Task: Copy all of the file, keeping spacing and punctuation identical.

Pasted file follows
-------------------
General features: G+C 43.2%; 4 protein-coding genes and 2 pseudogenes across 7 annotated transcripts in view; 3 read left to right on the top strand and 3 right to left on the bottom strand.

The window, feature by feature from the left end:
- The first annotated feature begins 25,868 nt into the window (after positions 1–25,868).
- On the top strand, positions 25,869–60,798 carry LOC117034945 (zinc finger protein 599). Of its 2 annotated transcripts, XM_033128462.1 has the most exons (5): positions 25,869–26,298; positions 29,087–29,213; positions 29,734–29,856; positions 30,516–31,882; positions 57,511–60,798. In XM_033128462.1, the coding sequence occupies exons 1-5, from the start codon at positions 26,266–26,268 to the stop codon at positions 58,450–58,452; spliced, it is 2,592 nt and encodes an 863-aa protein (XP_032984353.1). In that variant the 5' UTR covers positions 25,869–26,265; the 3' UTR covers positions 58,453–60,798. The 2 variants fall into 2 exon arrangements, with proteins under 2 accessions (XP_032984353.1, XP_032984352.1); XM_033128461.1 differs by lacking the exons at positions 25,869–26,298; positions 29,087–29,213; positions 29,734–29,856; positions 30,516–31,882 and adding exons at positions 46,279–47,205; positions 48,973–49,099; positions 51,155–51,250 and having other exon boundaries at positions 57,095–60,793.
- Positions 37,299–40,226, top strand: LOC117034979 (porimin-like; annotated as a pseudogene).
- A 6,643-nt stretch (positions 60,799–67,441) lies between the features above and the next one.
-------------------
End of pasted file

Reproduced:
General features: G+C 43.2%; 4 protein-coding genes and 2 pseudogenes across 7 annotated transcripts in view; 3 read left to right on the top strand and 3 right to left on the bottom strand.

The window, feature by feature from the left end:
- The first annotated feature begins 25,868 nt into the window (after positions 1–25,868).
- On the top strand, positions 25,869–60,798 carry LOC117034945 (zinc finger protein 599). Of its 2 annotated transcripts, XM_033128462.1 has the most exons (5): positions 25,869–26,298; positions 29,087–29,213; positions 29,734–29,856; positions 30,516–31,882; positions 57,511–60,798. In XM_033128462.1, the coding sequence occupies exons 1-5, from the start codon at positions 26,266–26,268 to the stop codon at positions 58,450–58,452; spliced, it is 2,592 nt and encodes an 863-aa protein (XP_032984353.1). In that variant the 5' UTR covers positions 25,869–26,265; the 3' UTR covers positions 58,453–60,798. The 2 variants fall into 2 exon arrangements, with proteins under 2 accessions (XP_032984353.1, XP_032984352.1); XM_033128461.1 differs by lacking the exons at positions 25,869–26,298; positions 29,087–29,213; positions 29,734–29,856; positions 30,516–31,882 and adding exons at positions 46,279–47,205; positions 48,973–49,099; positions 51,155–51,250 and having other exon boundaries at positions 57,095–60,793.
- Positions 37,299–40,226, top strand: LOC117034979 (porimin-like; annotated as a pseudogene).
- A 6,643-nt stretch (positions 60,799–67,441) lies between the features above and the next one.